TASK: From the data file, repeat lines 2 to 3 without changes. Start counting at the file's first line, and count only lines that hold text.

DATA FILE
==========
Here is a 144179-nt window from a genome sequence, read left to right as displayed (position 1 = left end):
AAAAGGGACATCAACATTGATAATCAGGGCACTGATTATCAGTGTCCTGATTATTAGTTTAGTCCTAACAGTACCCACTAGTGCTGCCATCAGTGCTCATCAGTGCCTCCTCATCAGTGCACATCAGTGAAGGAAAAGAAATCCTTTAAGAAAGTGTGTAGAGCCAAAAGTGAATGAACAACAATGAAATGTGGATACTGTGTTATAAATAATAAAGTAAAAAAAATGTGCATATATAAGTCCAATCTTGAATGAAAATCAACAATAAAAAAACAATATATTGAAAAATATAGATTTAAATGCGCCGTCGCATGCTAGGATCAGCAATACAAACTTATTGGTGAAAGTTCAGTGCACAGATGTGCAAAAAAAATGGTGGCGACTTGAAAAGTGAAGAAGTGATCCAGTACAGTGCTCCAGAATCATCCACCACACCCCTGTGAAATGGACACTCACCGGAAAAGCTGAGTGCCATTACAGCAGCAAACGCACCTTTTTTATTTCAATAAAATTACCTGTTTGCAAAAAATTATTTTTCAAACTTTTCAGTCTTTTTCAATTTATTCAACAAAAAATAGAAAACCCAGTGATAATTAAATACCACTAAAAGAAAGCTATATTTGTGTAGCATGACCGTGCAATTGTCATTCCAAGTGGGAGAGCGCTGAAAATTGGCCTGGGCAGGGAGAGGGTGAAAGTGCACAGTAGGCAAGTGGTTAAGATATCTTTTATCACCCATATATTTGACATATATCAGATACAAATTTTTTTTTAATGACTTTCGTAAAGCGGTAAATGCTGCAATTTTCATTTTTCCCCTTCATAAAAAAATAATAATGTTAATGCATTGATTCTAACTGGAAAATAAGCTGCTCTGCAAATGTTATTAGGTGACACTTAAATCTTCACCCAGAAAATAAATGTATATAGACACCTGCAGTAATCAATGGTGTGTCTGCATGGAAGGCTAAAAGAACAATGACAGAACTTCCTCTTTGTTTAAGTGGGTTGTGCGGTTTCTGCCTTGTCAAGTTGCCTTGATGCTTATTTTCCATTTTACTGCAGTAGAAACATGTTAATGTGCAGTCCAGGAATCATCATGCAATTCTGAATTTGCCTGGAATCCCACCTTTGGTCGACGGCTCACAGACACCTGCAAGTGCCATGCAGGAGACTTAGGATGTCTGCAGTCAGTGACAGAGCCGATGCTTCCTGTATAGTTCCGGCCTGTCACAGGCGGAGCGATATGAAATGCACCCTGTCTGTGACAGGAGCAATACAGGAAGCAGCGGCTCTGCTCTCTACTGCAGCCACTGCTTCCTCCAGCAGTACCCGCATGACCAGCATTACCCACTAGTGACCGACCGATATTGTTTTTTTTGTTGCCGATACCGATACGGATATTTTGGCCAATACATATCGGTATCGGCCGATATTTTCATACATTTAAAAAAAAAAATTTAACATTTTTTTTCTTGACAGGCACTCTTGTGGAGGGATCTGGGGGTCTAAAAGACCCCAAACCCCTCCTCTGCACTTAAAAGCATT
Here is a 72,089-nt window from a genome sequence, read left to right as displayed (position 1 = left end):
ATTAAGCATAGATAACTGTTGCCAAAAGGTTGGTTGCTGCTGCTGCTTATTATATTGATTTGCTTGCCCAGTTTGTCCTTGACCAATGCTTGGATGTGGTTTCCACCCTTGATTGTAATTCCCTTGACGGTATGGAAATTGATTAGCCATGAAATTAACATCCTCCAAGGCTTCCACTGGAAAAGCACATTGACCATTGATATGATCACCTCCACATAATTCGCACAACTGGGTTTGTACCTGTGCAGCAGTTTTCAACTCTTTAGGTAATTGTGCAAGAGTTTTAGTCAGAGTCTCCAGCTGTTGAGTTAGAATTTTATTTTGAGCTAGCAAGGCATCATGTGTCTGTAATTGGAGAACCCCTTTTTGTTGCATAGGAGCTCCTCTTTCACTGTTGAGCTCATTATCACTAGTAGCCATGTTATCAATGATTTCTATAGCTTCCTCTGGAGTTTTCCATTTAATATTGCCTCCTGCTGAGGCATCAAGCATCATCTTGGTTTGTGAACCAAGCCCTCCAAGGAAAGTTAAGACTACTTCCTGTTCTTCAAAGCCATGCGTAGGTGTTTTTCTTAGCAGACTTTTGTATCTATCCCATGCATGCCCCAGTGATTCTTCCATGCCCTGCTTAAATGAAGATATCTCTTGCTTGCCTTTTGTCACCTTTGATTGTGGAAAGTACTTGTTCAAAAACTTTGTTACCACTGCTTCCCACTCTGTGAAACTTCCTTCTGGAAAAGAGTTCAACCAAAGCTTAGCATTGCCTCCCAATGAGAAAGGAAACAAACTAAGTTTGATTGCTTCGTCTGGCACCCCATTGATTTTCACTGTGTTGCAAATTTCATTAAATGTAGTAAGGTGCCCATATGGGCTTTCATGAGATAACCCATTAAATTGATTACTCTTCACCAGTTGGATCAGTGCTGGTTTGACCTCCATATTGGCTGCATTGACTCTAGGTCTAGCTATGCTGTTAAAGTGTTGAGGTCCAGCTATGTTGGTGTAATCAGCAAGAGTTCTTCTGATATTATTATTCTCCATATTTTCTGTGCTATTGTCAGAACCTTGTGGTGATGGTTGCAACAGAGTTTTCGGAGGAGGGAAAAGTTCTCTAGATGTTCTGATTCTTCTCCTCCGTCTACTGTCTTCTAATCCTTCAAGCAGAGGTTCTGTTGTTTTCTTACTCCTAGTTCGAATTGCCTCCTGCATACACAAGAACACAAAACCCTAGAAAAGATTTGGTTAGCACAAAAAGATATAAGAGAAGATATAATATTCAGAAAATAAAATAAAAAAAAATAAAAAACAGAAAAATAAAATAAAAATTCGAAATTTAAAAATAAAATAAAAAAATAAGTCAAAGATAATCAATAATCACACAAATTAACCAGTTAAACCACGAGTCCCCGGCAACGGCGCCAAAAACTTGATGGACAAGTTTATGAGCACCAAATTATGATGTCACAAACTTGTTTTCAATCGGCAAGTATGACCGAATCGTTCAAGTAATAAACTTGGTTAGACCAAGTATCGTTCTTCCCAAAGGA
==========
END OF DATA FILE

AAAAGGGACATCAACATTGATAATCAGGGCACTGATTATCAGTGTCCTGATTATTAGTTTAGTCCTAACAGTACCCACTAGTGCTGCCATCAGTGCTCATCAGTGCCTCCTCATCAGTGCACATCAGTGAAGGAAAAGAAATCCTTTAAGAAAGTGTGTAGAGCCAAAAGTGAATGAACAACAATGAAATGTGGATACTGTGTTATAAATAATAAAGTAAAAAAAATGTGCATATATAAGTCCAATCTTGAATGAAAATCAACAATAAAAAAACAATATATTGAAAAATATAGATTTAAATGCGCCGTCGCATGCTAGGATCAGCAATACAAACTTATTGGTGAAAGTTCAGTGCACAGATGTGCAAAAAAAATGGTGGCGACTTGAAAAGTGAAGAAGTGATCCAGTACAGTGCTCCAGAATCATCCACCACACCCCTGTGAAATGGACACTCACCGGAAAAGCTGAGTGCCATTACAGCAGCAAACGCACCTTTTTTATTTCAATAAAATTACCTGTTTGCAAAAAATTATTTTTCAAACTTTTCAGTCTTTTTCAATTTATTCAACAAAAAATAGAAAACCCAGTGATAATTAAATACCACTAAAAGAAAGCTATATTTGTGTAGCATGACCGTGCAATTGTCATTCCAAGTGGGAGAGCGCTGAAAATTGGCCTGGGCAGGGAGAGGGTGAAAGTGCACAGTAGGCAAGTGGTTAAGATATCTTTTATCACCCATATATTTGACATATATCAGATACAAATTTTTTTTTAATGACTTTCGTAAAGCGGTAAATGCTGCAATTTTCATTTTTCCCCTTCATAAAAAAATAATAATGTTAATGCATTGATTCTAACTGGAAAATAAGCTGCTCTGCAAATGTTATTAGGTGACACTTAAATCTTCACCCAGAAAATAAATGTATATAGACACCTGCAGTAATCAATGGTGTGTCTGCATGGAAGGCTAAAAGAACAATGACAGAACTTCCTCTTTGTTTAAGTGGGTTGTGCGGTTTCTGCCTTGTCAAGTTGCCTTGATGCTTATTTTCCATTTTACTGCAGTAGAAACATGTTAATGTGCAGTCCAGGAATCATCATGCAATTCTGAATTTGCCTGGAATCCCACCTTTGGTCGACGGCTCACAGACACCTGCAAGTGCCATGCAGGAGACTTAGGATGTCTGCAGTCAGTGACAGAGCCGATGCTTCCTGTATAGTTCCGGCCTGTCACAGGCGGAGCGATATGAAATGCACCCTGTCTGTGACAGGAGCAATACAGGAAGCAGCGGCTCTGCTCTCTACTGCAGCCACTGCTTCCTCCAGCAGTACCCGCATGACCAGCATTACCCACTAGTGACCGACCGATATTGTTTTTTTTGTTGCCGATACCGATACGGATATTTTGGCCAATACATATCGGTATCGGCCGATATTTTCATACATTTAAAAAAAAAAATTTAACATTTTTTTTCTTGACAGGCACTCTTGTGGAGGGATCTGGGGGTCTAAAAGACCCCAAACCCCTCCTCTGCACTTAAAAGCATT
Here is a 72,089-nt window from a genome sequence, read left to right as displayed (position 1 = left end):